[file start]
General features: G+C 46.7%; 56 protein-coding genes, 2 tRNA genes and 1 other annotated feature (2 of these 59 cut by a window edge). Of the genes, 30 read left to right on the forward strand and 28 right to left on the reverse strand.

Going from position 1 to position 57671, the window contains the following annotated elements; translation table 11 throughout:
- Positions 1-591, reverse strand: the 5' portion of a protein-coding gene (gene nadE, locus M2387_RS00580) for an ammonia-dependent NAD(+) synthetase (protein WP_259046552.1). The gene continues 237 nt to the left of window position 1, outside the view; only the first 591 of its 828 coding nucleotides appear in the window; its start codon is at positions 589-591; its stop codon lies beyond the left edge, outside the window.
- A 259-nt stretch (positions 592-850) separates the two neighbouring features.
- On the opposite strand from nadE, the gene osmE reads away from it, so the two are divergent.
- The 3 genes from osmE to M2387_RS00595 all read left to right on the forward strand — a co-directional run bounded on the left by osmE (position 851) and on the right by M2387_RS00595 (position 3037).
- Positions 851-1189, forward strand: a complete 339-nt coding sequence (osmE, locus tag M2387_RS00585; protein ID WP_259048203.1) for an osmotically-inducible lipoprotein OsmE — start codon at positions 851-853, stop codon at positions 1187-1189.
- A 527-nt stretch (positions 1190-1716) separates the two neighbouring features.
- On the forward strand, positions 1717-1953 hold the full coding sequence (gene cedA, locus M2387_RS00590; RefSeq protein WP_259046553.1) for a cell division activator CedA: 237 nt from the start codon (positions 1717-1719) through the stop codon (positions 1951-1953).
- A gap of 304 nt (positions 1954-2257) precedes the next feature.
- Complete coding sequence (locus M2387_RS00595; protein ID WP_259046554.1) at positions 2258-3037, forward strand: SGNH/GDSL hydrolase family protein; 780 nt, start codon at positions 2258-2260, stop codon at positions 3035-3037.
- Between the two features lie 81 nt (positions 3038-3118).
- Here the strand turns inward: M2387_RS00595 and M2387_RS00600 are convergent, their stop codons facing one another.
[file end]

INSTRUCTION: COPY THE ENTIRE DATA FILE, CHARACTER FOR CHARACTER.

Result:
General features: G+C 46.7%; 56 protein-coding genes, 2 tRNA genes and 1 other annotated feature (2 of these 59 cut by a window edge). Of the genes, 30 read left to right on the forward strand and 28 right to left on the reverse strand.

Going from position 1 to position 57671, the window contains the following annotated elements; translation table 11 throughout:
- Positions 1-591, reverse strand: the 5' portion of a protein-coding gene (gene nadE, locus M2387_RS00580) for an ammonia-dependent NAD(+) synthetase (protein WP_259046552.1). The gene continues 237 nt to the left of window position 1, outside the view; only the first 591 of its 828 coding nucleotides appear in the window; its start codon is at positions 589-591; its stop codon lies beyond the left edge, outside the window.
- A 259-nt stretch (positions 592-850) separates the two neighbouring features.
- On the opposite strand from nadE, the gene osmE reads away from it, so the two are divergent.
- The 3 genes from osmE to M2387_RS00595 all read left to right on the forward strand — a co-directional run bounded on the left by osmE (position 851) and on the right by M2387_RS00595 (position 3037).
- Positions 851-1189, forward strand: a complete 339-nt coding sequence (osmE, locus tag M2387_RS00585; protein ID WP_259048203.1) for an osmotically-inducible lipoprotein OsmE — start codon at positions 851-853, stop codon at positions 1187-1189.
- A 527-nt stretch (positions 1190-1716) separates the two neighbouring features.
- On the forward strand, positions 1717-1953 hold the full coding sequence (gene cedA, locus M2387_RS00590; RefSeq protein WP_259046553.1) for a cell division activator CedA: 237 nt from the start codon (positions 1717-1719) through the stop codon (positions 1951-1953).
- A gap of 304 nt (positions 1954-2257) precedes the next feature.
- Complete coding sequence (locus M2387_RS00595; protein ID WP_259046554.1) at positions 2258-3037, forward strand: SGNH/GDSL hydrolase family protein; 780 nt, start codon at positions 2258-2260, stop codon at positions 3035-3037.
- Between the two features lie 81 nt (positions 3038-3118).
- Here the strand turns inward: M2387_RS00595 and M2387_RS00600 are convergent, their stop codons facing one another.